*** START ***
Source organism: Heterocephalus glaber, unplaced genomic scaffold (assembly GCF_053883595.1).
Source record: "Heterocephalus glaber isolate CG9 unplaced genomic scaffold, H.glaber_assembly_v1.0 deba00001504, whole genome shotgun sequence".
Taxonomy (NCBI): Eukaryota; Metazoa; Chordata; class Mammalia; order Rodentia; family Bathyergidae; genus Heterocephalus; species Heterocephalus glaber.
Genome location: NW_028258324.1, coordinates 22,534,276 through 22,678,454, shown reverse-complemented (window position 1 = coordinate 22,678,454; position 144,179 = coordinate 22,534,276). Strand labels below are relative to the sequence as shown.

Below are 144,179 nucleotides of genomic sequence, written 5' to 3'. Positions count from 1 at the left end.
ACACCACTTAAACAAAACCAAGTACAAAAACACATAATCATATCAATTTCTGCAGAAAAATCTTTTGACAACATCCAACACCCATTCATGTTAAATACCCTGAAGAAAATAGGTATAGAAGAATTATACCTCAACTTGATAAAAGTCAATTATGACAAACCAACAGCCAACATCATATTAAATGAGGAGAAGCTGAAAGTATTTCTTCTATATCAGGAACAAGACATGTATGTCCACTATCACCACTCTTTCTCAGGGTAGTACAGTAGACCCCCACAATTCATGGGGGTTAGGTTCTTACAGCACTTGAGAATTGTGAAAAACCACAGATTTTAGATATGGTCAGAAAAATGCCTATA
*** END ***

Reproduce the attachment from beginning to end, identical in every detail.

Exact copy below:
Source organism: Heterocephalus glaber, unplaced genomic scaffold (assembly GCF_053883595.1).
Source record: "Heterocephalus glaber isolate CG9 unplaced genomic scaffold, H.glaber_assembly_v1.0 deba00001504, whole genome shotgun sequence".
Taxonomy (NCBI): Eukaryota; Metazoa; Chordata; class Mammalia; order Rodentia; family Bathyergidae; genus Heterocephalus; species Heterocephalus glaber.
Genome location: NW_028258324.1, coordinates 22,534,276 through 22,678,454, shown reverse-complemented (window position 1 = coordinate 22,678,454; position 144,179 = coordinate 22,534,276). Strand labels below are relative to the sequence as shown.

Below are 144,179 nucleotides of genomic sequence, written 5' to 3'. Positions count from 1 at the left end.
ACACCACTTAAACAAAACCAAGTACAAAAACACATAATCATATCAATTTCTGCAGAAAAATCTTTTGACAACATCCAACACCCATTCATGTTAAATACCCTGAAGAAAATAGGTATAGAAGAATTATACCTCAACTTGATAAAAGTCAATTATGACAAACCAACAGCCAACATCATATTAAATGAGGAGAAGCTGAAAGTATTTCTTCTATATCAGGAACAAGACATGTATGTCCACTATCACCACTCTTTCTCAGGGTAGTACAGTAGACCCCCACAATTCATGGGGGTTAGGTTCTTACAGCACTTGAGAATTGTGAAAAACCACAGATTTTAGATATGGTCAGAAAAATGCCTATA